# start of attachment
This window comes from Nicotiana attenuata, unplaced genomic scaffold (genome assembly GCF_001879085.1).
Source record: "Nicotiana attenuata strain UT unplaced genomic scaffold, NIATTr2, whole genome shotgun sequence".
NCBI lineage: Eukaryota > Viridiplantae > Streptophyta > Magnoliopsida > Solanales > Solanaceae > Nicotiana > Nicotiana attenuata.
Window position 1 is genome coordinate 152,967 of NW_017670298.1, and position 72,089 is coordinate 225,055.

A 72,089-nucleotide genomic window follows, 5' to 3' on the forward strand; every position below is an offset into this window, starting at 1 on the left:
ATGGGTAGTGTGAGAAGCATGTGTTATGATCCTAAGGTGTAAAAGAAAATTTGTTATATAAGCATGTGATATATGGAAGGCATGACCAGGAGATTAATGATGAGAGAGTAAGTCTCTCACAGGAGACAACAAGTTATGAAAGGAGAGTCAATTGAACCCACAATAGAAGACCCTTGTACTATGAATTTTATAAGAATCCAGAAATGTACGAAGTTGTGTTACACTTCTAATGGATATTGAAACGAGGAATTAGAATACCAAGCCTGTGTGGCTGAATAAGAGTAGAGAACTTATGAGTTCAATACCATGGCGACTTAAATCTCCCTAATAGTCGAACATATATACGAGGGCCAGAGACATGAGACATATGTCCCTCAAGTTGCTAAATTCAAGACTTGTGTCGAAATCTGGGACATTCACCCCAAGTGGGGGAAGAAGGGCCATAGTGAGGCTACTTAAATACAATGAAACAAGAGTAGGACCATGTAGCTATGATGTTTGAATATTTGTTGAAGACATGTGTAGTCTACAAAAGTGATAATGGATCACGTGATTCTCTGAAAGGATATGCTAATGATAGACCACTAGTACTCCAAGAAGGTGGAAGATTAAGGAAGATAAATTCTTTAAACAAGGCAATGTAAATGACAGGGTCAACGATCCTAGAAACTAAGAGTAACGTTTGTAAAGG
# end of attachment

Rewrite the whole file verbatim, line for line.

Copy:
This window comes from Nicotiana attenuata, unplaced genomic scaffold (genome assembly GCF_001879085.1).
Source record: "Nicotiana attenuata strain UT unplaced genomic scaffold, NIATTr2, whole genome shotgun sequence".
NCBI lineage: Eukaryota > Viridiplantae > Streptophyta > Magnoliopsida > Solanales > Solanaceae > Nicotiana > Nicotiana attenuata.
Window position 1 is genome coordinate 152,967 of NW_017670298.1, and position 72,089 is coordinate 225,055.

A 72,089-nucleotide genomic window follows, 5' to 3' on the forward strand; every position below is an offset into this window, starting at 1 on the left:
ATGGGTAGTGTGAGAAGCATGTGTTATGATCCTAAGGTGTAAAAGAAAATTTGTTATATAAGCATGTGATATATGGAAGGCATGACCAGGAGATTAATGATGAGAGAGTAAGTCTCTCACAGGAGACAACAAGTTATGAAAGGAGAGTCAATTGAACCCACAATAGAAGACCCTTGTACTATGAATTTTATAAGAATCCAGAAATGTACGAAGTTGTGTTACACTTCTAATGGATATTGAAACGAGGAATTAGAATACCAAGCCTGTGTGGCTGAATAAGAGTAGAGAACTTATGAGTTCAATACCATGGCGACTTAAATCTCCCTAATAGTCGAACATATATACGAGGGCCAGAGACATGAGACATATGTCCCTCAAGTTGCTAAATTCAAGACTTGTGTCGAAATCTGGGACATTCACCCCAAGTGGGGGAAGAAGGGCCATAGTGAGGCTACTTAAATACAATGAAACAAGAGTAGGACCATGTAGCTATGATGTTTGAATATTTGTTGAAGACATGTGTAGTCTACAAAAGTGATAATGGATCACGTGATTCTCTGAAAGGATATGCTAATGATAGACCACTAGTACTCCAAGAAGGTGGAAGATTAAGGAAGATAAATTCTTTAAACAAGGCAATGTAAATGACAGGGTCAACGATCCTAGAAACTAAGAGTAACGTTTGTAAAGG